Jenny Holzer is an American conceptual and installation artist who became widely known because of her Truisms series of short aphorisms. In her insightful art consisting of brief punchlines, Holzer uses the rhetoric and vocabulary of modern information systems and she addresses the latent politics found in these systems. Holzer belongs to the feminist branch of the artists that emerged in the 80s, just like Barbara Kruger and Cindy Sherman. Similarly to the other artists belonging to this movement, Holzer explores new ways to make narratives using a visual medium.
Holzer was born in Ohio, into a family of two generations of Ford auto dealers. She completed her undergraduate degree at Ohio University in Athens after attending Duke University and the University of Chicago. While enrolled in the Rhode Island School of Design, Holzer experimented with an abstract painting style influenced by the color field painters, such as Mark Rothko. In 1976, she moved to Manhattan, participating in the Whitney Museum's independent study program. After 1976, she started working on innovative projects which combine the use of language, installation, and public art.
In 1977, Holzer began her first truly public project, Truisms. This break-through series consists of provocative one-line aphorisms printed in an italic bold font, confronting the viewer through the unsettling element of truth in each proclamation, such as men are not monogamous by nature and money creates taste. Such concise allegations elicit public discussion, directly engaging viewers in a larger discourse on society that often broaches polemical issues.The medium of modern computer systems became an important component in Holzer's work in 1982 when nine of her Truisms flashed at forty-second intervals on the giant spectacolor electronic signboard in Times Square. Sponsored by the Public Arts Fund program, the use of the L.E.D. (light emitting diode) machine allowed Holzer to reach a larger audience. At the same time, she started printing Truisms on posters, T-shirts, and stickers, and she also carved them into benches, which significantly contributed to the public spreading of her artworks.
In 1981, Holzer began working on her Living series. The main topic of this projects are the necessities of daily life, such as eating, breathing, sleeping, but also relationships. The artworks were printed on aluminum and bronze plaques and their short messages were accompanied by paintings of Peter Nadin, whose portraits of people attached to Holzer's messages emphasized the emptiness of both life and communication in the digital age.The multimedia extravaganzas of Holzer's later installations, such as the 1989 Guggenheim exhibition, are exemplified by a 535-foot running electronic signboard spiraled around the core of Frank Lloyd Wright's architecture, flashing garish lights on the monumental stone benches arranged in a large circle on the floor below. In 1989 also, she became the first female artist chosen to represent the United States at the Venice Biennale. For the Biennale Holzer designed posters, hats, and t-shirts to be sold in the streets of Venice, while her LED signboards and marble benches occupied the solemn and austere exhibition space. She received Golden Lion that year, but also made a new series of works, called Laments.This series is inspired by the birth of her first child and it is perhaps the most personal series she has ever had done. Laments is dedicated to an unusual outlook on motherhood, violation, pain, torture, and death.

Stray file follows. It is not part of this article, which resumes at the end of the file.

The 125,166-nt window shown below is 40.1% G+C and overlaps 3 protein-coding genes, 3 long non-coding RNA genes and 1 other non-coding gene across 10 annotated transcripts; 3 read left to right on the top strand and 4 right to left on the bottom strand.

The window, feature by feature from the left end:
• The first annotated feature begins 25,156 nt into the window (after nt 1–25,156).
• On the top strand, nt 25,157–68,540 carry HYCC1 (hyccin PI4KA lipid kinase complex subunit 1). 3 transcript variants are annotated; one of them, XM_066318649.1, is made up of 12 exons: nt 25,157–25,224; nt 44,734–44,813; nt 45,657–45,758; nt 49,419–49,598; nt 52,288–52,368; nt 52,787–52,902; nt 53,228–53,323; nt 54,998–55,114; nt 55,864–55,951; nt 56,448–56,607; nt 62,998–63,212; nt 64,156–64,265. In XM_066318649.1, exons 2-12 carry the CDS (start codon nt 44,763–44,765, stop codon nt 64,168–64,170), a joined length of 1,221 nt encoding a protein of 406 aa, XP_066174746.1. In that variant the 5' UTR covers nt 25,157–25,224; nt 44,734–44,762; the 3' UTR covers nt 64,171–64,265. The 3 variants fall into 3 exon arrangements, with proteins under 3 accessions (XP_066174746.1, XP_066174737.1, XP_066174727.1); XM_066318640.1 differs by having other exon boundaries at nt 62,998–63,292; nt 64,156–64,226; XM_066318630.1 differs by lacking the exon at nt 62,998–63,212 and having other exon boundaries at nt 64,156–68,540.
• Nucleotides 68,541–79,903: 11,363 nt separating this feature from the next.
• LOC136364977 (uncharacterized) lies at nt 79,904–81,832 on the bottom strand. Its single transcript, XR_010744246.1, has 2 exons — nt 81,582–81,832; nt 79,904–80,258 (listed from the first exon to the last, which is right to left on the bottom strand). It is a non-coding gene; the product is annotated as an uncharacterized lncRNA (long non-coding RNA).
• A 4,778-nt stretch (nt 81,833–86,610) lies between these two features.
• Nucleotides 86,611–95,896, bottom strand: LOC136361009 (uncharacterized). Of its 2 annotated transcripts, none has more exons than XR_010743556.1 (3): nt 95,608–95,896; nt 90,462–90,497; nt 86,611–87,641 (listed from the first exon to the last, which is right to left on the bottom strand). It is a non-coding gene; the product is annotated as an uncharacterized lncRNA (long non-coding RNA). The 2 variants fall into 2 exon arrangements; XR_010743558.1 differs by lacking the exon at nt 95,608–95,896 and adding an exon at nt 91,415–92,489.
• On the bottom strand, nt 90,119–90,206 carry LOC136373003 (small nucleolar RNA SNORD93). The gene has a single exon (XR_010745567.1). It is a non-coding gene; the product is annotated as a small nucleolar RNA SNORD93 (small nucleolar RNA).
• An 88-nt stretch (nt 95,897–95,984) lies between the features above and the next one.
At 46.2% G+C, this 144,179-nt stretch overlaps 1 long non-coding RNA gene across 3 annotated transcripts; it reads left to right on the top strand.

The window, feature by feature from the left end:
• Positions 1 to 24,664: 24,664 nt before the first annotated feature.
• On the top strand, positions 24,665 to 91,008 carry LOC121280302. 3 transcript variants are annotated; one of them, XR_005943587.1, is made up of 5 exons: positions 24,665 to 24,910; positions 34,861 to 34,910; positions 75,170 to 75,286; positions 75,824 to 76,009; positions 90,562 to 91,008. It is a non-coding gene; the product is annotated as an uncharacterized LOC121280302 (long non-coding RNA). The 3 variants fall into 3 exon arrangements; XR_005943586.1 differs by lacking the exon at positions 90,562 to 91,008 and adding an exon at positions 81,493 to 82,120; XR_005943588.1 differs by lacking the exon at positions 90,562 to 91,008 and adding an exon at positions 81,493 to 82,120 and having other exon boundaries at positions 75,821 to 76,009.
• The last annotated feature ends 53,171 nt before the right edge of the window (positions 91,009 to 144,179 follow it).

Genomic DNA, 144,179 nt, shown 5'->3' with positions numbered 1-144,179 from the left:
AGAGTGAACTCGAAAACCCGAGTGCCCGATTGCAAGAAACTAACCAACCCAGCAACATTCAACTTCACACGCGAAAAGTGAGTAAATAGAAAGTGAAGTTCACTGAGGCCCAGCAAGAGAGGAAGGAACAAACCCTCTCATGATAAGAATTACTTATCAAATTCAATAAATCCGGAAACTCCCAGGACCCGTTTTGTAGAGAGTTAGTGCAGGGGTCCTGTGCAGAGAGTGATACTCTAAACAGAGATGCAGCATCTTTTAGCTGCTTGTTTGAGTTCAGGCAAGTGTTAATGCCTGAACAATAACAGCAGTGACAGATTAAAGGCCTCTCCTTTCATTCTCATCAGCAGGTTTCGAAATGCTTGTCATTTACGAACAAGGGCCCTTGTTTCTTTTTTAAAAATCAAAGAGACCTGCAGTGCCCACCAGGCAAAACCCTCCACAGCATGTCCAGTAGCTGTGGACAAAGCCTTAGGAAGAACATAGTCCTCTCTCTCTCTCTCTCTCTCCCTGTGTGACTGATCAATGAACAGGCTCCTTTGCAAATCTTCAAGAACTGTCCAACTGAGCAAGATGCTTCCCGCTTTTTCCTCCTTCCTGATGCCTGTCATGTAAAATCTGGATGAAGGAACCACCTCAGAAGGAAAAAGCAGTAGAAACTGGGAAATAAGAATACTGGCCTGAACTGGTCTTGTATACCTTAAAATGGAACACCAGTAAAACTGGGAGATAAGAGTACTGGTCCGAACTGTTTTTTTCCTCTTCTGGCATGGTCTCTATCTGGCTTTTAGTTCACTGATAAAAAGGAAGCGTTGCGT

Holzer withdrew from the art world for a few years and then returned in 1993 with a fresh approach to her work and a new emphasis on the immaterial. In 1993, she partook in a virtual reality exhibit at the Guggenheim Museum. The following year she produced her next series, Lustmord, which opened at the Barbara Gladstone Gallery in New York. Her more recent work, from 2007, called I Was In Baghdad Ochre Fade, is based on the transcriptions of documents from the Iraq War while her Redaction Paintings series from 2008 features declassified memos and much of the text is blacked out and censored. Holzer has exhibited extensively throughout the United States and Europe and she has also published several books, such as A Little Knowledge (1979), Black Book (1980) and Hotel (1980). She is also well known for her parody Twitter account, which she uses to share parental wisdom in a similar way to her art. When asked about her opinion on her own work, Holzer replied - If you are an artist and you are honest, you are never good enough.
The main topics of Holzer's work are violence, oppression, sexuality, feminism, power of war and death. The artist is emphasizing and bringing to light important issues of the capitalist society by cleverly commenting on sexual identity, gender relations and a variety of political and existential issues. Her entire work is a unique social critique and protest art which aims at subverting common hierarchy while her main tools playfully visualized linguistic ambiguities. Holzer remains an active artist whose works are regularly sought when it comes to modern art marketplace.
She is represented by SCAI THE BATHHOUSE Tokyo.
Featured image: Holzer's portrait - image via imgur.com